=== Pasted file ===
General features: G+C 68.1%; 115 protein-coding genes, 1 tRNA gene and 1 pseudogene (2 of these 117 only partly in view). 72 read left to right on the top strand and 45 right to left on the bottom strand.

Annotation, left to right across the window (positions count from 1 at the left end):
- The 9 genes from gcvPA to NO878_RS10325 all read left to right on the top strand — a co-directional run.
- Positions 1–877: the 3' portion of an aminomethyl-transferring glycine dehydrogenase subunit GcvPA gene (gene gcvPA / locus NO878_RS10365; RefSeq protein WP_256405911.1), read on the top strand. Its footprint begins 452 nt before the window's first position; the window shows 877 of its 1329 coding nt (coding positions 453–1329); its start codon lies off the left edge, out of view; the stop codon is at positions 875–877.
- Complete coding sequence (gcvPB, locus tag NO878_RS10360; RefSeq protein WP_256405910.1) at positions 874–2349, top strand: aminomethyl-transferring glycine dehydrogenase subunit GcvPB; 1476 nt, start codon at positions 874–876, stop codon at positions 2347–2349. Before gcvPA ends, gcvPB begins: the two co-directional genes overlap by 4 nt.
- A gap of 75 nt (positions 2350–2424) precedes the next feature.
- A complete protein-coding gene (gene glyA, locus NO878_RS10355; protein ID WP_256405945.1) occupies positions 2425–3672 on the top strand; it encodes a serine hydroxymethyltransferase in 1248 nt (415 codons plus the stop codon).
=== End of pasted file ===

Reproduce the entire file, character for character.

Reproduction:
General features: G+C 68.1%; 115 protein-coding genes, 1 tRNA gene and 1 pseudogene (2 of these 117 only partly in view). 72 read left to right on the top strand and 45 right to left on the bottom strand.

Annotation, left to right across the window (positions count from 1 at the left end):
- The 9 genes from gcvPA to NO878_RS10325 all read left to right on the top strand — a co-directional run.
- Positions 1–877: the 3' portion of an aminomethyl-transferring glycine dehydrogenase subunit GcvPA gene (gene gcvPA / locus NO878_RS10365; RefSeq protein WP_256405911.1), read on the top strand. Its footprint begins 452 nt before the window's first position; the window shows 877 of its 1329 coding nt (coding positions 453–1329); its start codon lies off the left edge, out of view; the stop codon is at positions 875–877.
- Complete coding sequence (gcvPB, locus tag NO878_RS10360; RefSeq protein WP_256405910.1) at positions 874–2349, top strand: aminomethyl-transferring glycine dehydrogenase subunit GcvPB; 1476 nt, start codon at positions 874–876, stop codon at positions 2347–2349. Before gcvPA ends, gcvPB begins: the two co-directional genes overlap by 4 nt.
- A gap of 75 nt (positions 2350–2424) precedes the next feature.
- A complete protein-coding gene (gene glyA, locus NO878_RS10355; protein ID WP_256405945.1) occupies positions 2425–3672 on the top strand; it encodes a serine hydroxymethyltransferase in 1248 nt (415 codons plus the stop codon).